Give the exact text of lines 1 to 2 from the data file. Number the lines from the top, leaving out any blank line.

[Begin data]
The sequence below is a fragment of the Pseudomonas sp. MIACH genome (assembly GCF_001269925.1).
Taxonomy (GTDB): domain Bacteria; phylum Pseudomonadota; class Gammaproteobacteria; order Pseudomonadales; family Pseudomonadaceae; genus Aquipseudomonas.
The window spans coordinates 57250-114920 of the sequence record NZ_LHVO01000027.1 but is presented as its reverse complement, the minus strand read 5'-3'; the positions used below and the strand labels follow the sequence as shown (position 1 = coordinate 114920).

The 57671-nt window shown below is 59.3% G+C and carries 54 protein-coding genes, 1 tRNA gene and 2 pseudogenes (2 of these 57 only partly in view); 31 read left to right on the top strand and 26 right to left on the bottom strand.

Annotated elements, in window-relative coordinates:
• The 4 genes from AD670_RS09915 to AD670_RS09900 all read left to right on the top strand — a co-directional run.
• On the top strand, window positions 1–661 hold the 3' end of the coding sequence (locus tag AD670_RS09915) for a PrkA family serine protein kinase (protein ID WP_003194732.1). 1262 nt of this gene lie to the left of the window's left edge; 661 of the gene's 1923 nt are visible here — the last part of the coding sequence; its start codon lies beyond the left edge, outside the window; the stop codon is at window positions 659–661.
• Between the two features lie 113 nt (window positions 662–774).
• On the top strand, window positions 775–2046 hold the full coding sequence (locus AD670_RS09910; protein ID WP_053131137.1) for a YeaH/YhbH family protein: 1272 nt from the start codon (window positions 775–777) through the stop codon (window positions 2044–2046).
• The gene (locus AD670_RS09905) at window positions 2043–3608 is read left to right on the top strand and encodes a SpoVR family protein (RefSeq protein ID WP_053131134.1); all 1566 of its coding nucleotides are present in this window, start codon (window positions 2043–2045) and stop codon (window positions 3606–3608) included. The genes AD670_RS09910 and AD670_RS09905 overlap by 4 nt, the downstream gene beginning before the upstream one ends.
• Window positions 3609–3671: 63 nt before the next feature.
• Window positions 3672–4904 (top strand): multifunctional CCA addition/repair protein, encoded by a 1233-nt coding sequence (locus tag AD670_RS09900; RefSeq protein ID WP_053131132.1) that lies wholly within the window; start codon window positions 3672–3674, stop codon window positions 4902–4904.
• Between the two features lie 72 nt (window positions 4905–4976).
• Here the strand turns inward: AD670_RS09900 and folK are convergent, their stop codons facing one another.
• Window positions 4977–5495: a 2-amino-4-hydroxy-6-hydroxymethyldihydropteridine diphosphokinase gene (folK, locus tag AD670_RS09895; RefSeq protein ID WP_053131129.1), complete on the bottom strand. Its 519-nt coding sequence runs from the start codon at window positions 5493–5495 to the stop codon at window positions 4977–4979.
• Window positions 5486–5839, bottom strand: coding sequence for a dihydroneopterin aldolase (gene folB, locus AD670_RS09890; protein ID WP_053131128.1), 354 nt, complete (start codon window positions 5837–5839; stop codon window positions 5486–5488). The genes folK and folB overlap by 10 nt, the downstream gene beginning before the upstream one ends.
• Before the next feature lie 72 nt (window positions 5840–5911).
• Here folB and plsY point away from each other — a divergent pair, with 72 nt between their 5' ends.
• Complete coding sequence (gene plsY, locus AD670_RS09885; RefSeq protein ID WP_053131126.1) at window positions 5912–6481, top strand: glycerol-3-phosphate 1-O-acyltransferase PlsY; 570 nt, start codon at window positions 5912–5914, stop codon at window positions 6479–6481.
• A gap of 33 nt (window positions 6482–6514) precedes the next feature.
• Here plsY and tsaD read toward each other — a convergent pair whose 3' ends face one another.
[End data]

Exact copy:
The sequence below is a fragment of the Pseudomonas sp. MIACH genome (assembly GCF_001269925.1).
Taxonomy (GTDB): domain Bacteria; phylum Pseudomonadota; class Gammaproteobacteria; order Pseudomonadales; family Pseudomonadaceae; genus Aquipseudomonas.